Karen Wolfe: When did we start judging the value of something by whether we can inspire enough devotion among volunteers, rather than by whether we were willing to devote the necessary resources to it?
Walter Brasch: When will we realize that teachers are not overpaid relative to others with the same education and experience, that they work more than the average workers—and only because of unions do teachers have the support to keep education from disintegrating into mediocrity?
Charles Hayes: Our educational deficit is readily observable by focusing on those whose lives are sheltered by a narrow sense of identity, a regional, local, or tribal view simplified by relating to all of those outside their group in terms of us and them.
Robin Lakoff: There seems to me to be something deeply and frighteningly wrong with a society that pays an investment banker 1,000 times as much as a kindergarten teacher. Or pays a lobbyist 100 times as much.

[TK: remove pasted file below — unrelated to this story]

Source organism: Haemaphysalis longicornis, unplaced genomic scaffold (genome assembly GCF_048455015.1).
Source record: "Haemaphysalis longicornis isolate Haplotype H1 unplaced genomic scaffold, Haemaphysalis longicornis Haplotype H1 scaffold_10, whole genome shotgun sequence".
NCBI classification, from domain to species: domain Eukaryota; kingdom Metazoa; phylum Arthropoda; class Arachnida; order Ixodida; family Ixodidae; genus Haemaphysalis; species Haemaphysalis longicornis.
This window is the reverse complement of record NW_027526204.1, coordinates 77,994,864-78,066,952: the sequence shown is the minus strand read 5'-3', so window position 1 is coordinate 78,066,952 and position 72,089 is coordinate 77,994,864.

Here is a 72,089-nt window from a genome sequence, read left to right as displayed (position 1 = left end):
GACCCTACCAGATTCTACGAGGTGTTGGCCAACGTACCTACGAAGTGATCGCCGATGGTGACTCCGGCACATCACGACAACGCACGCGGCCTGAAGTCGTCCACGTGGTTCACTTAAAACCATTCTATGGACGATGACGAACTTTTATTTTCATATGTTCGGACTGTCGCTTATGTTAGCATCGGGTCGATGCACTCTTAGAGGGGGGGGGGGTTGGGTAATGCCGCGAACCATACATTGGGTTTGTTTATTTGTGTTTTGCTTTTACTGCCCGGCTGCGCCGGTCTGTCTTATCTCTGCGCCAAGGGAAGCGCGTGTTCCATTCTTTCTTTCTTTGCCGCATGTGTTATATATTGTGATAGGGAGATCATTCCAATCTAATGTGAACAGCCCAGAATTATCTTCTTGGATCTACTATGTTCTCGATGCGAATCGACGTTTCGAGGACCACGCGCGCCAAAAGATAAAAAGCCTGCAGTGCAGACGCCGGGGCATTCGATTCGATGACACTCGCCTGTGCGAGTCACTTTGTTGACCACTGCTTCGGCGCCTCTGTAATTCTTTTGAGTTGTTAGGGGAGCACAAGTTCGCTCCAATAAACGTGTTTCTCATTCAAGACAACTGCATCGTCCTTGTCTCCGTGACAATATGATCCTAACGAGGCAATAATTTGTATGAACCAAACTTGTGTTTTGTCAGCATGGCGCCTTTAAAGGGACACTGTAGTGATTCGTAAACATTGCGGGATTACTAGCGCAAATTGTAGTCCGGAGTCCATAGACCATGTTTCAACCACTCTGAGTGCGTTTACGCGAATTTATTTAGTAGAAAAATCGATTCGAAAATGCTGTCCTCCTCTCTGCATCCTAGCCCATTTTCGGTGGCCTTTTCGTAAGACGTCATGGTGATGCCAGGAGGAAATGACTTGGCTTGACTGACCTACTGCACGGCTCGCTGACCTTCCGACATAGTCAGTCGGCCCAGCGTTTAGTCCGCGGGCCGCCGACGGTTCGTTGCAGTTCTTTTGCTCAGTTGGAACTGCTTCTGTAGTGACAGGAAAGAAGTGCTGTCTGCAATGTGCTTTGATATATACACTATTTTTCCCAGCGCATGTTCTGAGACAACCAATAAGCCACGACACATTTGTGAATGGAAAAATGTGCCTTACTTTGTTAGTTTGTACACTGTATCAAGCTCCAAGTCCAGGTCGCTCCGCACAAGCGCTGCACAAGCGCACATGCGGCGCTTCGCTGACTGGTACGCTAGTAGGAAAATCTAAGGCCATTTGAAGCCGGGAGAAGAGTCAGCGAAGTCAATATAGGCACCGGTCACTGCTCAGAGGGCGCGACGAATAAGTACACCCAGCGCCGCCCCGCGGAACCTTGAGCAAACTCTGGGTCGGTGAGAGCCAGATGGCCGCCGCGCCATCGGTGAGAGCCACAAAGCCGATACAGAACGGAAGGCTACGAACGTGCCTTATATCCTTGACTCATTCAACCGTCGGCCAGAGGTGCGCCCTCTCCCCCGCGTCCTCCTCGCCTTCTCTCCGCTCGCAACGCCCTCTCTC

Yohuru Williams: Due to the erroneous understanding of tenure at the K-12 level and its conflation with what university professor earn—many persons such as Whoopi Goldberg have accepted the fallacious argument that tenure protects “bad teachers.”
Carole Bartolotto: The problem with concluding that GMOs are safe is that the argument for their safety rests solely on animal studies. These studies are offered as evidence that the debate over GMOs is over. Nothing could be further from the truth.
Winona LaDuke: With Keystone XL still delayed, Alberta Clipper is widely seen as the most important and immediate pipeline battle, and thus much of the U.S. tar sands campaign has been shifting its focus to this project.